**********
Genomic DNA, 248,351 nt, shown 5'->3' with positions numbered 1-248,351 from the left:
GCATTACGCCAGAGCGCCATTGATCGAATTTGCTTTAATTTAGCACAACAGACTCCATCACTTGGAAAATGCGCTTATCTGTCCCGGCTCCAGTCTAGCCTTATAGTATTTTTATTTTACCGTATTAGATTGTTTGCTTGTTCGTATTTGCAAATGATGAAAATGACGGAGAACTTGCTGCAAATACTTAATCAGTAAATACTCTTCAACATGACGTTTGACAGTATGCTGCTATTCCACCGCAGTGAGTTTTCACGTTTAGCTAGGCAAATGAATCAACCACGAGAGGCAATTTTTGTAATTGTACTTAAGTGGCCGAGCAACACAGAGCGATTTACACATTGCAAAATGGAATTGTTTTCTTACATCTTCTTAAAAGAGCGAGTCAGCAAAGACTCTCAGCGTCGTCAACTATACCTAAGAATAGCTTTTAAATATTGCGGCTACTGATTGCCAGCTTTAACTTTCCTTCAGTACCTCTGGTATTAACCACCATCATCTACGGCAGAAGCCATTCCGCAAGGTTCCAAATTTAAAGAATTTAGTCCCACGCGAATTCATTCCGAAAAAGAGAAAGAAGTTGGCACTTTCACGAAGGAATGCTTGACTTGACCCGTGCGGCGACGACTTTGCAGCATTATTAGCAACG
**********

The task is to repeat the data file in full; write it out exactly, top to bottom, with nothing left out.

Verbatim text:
Genomic DNA, 248,351 nt, shown 5'->3' with positions numbered 1-248,351 from the left:
GCATTACGCCAGAGCGCCATTGATCGAATTTGCTTTAATTTAGCACAACAGACTCCATCACTTGGAAAATGCGCTTATCTGTCCCGGCTCCAGTCTAGCCTTATAGTATTTTTATTTTACCGTATTAGATTGTTTGCTTGTTCGTATTTGCAAATGATGAAAATGACGGAGAACTTGCTGCAAATACTTAATCAGTAAATACTCTTCAACATGACGTTTGACAGTATGCTGCTATTCCACCGCAGTGAGTTTTCACGTTTAGCTAGGCAAATGAATCAACCACGAGAGGCAATTTTTGTAATTGTACTTAAGTGGCCGAGCAACACAGAGCGATTTACACATTGCAAAATGGAATTGTTTTCTTACATCTTCTTAAAAGAGCGAGTCAGCAAAGACTCTCAGCGTCGTCAACTATACCTAAGAATAGCTTTTAAATATTGCGGCTACTGATTGCCAGCTTTAACTTTCCTTCAGTACCTCTGGTATTAACCACCATCATCTACGGCAGAAGCCATTCCGCAAGGTTCCAAATTTAAAGAATTTAGTCCCACGCGAATTCATTCCGAAAAAGAGAAAGAAGTTGGCACTTTCACGAAGGAATGCTTGACTTGACCCGTGCGGCGACGACTTTGCAGCATTATTAGCAACG